The southern Chicago suburb of Dolton ranks 10th on the list of small-and-medium-sized U.S. cities that have seen the biggest jumps in poverty.
New census data show the poverty rate has increased 8.4 percent since 1999 to 18.3 percent in the village of Dolton. The east-central city of Charleston ranked 12th on the list, with a poverty rate of 40 percent -- up 30 percent since 1999.
Next from your humble blogger's home state of Michigan. Linda Angelo writes for the Flint Journal.
Everywhere from blue-collar Burton to the wealthier Grand Blanc Township, people are having a tough time making a living. Those who help the poor are noticing the change.
"We're seeing a little bit of a climb and expect in the next few years to see that accelerate and that's because the folks who are outside of the city traditionally had a broader support system compared to those who have always been isolated in poverty in the city," said Steve Walker, executive director of the Genesee County Community Action Resource Department.
"Their available discretionary income is shrinking -- the families and friends they could go to (and) ask for assistance, there's less available at this point in time."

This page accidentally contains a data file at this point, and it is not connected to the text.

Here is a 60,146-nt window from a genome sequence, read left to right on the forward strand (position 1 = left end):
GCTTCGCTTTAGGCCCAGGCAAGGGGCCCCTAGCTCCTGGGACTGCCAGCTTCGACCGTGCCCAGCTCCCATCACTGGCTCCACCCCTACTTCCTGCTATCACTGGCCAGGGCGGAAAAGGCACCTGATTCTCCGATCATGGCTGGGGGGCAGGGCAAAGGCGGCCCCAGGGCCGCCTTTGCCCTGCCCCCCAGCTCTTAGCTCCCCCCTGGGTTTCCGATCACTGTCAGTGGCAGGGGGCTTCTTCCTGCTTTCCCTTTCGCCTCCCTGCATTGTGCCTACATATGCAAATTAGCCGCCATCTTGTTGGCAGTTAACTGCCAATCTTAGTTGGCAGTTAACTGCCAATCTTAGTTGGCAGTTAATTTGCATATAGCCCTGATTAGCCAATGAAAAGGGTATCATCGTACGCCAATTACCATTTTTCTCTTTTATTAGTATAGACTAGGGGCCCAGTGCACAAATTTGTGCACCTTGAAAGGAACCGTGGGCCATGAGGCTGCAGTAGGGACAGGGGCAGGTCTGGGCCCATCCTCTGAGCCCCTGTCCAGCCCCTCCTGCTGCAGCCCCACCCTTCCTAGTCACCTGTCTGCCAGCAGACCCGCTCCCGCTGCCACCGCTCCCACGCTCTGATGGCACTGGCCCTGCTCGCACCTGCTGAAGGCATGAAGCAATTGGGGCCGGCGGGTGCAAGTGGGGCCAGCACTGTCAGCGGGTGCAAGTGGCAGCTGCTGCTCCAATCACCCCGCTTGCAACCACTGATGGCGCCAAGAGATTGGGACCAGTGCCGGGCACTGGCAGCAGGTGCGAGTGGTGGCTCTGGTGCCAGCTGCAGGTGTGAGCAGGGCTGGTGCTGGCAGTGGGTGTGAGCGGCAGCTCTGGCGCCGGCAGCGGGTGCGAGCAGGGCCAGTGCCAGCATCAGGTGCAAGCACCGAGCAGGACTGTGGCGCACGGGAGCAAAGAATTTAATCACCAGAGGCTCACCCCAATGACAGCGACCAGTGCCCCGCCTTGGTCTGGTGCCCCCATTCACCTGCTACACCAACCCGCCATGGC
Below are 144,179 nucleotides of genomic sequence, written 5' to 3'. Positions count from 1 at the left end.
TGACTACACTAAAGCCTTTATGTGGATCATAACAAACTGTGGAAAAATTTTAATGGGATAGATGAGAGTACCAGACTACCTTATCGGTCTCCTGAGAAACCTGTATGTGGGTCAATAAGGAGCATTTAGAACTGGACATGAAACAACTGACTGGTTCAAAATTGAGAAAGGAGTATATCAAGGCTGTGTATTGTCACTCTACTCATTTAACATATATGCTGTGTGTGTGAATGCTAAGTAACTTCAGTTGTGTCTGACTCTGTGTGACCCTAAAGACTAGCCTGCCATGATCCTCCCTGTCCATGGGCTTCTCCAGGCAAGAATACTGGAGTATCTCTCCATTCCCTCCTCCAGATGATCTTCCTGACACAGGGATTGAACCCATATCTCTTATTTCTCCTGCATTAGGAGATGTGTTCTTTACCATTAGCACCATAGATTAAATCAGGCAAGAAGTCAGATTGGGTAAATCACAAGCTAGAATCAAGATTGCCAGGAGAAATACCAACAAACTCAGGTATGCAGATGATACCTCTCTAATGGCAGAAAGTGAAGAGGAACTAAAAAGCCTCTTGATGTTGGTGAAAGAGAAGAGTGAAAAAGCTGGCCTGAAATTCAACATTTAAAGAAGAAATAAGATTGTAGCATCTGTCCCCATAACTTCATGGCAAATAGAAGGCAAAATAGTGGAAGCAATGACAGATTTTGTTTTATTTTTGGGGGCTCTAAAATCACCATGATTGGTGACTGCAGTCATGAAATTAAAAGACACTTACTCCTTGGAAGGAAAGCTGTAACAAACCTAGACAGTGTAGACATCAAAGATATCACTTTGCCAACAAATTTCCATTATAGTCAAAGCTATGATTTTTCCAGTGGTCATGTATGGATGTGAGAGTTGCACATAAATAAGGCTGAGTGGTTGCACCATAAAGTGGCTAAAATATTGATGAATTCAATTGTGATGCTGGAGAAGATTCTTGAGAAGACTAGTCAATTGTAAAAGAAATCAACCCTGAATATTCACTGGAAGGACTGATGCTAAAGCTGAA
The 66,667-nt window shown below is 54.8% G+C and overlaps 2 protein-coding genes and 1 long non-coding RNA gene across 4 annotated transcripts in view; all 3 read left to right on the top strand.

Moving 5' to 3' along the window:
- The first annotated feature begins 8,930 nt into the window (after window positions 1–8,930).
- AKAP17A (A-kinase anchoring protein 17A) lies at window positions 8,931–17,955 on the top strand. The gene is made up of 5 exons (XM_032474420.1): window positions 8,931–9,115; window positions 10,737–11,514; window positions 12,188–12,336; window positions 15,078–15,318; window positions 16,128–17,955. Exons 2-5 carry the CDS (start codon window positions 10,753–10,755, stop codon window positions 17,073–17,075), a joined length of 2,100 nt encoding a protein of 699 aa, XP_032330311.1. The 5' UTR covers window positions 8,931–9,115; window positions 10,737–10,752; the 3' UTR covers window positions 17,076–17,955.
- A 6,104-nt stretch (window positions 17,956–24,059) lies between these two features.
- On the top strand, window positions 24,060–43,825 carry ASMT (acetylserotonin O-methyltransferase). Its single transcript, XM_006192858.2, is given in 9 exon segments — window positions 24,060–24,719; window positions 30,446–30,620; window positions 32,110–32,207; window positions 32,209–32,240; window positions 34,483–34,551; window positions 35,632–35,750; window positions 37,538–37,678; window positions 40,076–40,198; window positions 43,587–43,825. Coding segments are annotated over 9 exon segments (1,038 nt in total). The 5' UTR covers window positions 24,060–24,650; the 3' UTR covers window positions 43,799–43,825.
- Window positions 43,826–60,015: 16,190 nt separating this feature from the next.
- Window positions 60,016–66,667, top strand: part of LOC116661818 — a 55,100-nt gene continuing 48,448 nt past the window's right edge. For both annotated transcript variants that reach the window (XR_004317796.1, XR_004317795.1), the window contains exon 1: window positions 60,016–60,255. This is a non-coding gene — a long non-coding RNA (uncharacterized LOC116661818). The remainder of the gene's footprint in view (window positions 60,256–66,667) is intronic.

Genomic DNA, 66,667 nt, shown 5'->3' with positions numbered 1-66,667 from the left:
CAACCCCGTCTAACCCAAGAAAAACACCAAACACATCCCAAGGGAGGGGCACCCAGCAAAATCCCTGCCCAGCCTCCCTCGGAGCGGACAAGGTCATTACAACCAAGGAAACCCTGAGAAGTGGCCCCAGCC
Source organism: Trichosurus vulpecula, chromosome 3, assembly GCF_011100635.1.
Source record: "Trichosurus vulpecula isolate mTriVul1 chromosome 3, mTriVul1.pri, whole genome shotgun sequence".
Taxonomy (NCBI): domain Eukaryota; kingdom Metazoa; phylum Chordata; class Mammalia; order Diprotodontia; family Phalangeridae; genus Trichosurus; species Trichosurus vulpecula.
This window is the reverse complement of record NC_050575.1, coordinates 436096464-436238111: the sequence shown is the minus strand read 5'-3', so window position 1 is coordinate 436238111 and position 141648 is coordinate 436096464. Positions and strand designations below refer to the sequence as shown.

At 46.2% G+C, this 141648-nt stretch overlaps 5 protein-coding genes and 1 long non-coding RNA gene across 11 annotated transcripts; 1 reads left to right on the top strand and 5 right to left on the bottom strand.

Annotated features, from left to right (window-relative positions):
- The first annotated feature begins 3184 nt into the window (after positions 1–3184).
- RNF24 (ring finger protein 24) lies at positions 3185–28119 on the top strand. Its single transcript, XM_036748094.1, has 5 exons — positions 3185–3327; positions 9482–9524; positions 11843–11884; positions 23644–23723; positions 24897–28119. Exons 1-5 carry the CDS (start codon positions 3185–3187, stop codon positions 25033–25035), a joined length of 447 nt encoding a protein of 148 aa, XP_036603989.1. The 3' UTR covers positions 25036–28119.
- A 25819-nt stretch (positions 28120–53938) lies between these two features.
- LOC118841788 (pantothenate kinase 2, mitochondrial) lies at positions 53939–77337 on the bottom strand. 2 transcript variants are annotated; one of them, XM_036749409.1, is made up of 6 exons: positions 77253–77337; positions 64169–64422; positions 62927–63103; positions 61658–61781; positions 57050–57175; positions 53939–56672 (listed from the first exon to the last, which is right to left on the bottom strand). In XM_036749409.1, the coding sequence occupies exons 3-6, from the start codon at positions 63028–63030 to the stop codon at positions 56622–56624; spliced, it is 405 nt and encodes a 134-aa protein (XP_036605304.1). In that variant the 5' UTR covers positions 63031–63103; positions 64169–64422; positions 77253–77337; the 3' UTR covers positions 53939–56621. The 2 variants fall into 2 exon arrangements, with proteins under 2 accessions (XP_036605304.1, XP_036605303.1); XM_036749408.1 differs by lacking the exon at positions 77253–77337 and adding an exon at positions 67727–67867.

Taking the biggest hit is Burton, which had 12.1 percent of its families living below the poverty level between 2005 and 2007. That's more than double the poverty rate in 2000 when it was 5.5 percent.
The numbers are part of the 2005-2007 American Community Survey -- the first statistical "portrait" since the 2000 Census for more than 2,500 midsize counties, cities and towns with populations between 20,000 and 64,999.
Finally another perspective from Colorado, Amy Bounds writes for the Daily Camera.
Before the recession hit, this city already was seeing a significant increase in the number of residents living in poverty.
The number of Lafayette residents whose income levels were below the poverty line jumped 68 percent from 2000 to 2007, according to new data for mid-sized cities released Tuesday by the U.S. Census Bureau. It’s estimated that 2,745 people — or 11 percent of Lafayette’s population — are living in poverty.
Ruth Perry, food bank manager at Lafayette’s Sister Carmen Community Center, said that number is likely even higher now.
In the past couple of months, she said, she’s seen as much as a 40 percent increase in the number of clients using the food bank. On a busy day last year, the food bank’s customers numbered in the low 20s. One day last week, Perry counted 48 people picking up canned goods, dairy products and other food.
“It’s been staggering,” she said.
The new census data was compiled from the American Community Survey given in more than 2,500 counties, cities and towns nationwide with populations that ranged from 20,000 to 64,999. The surveys were given from 2005 to 2007 and the results averaged.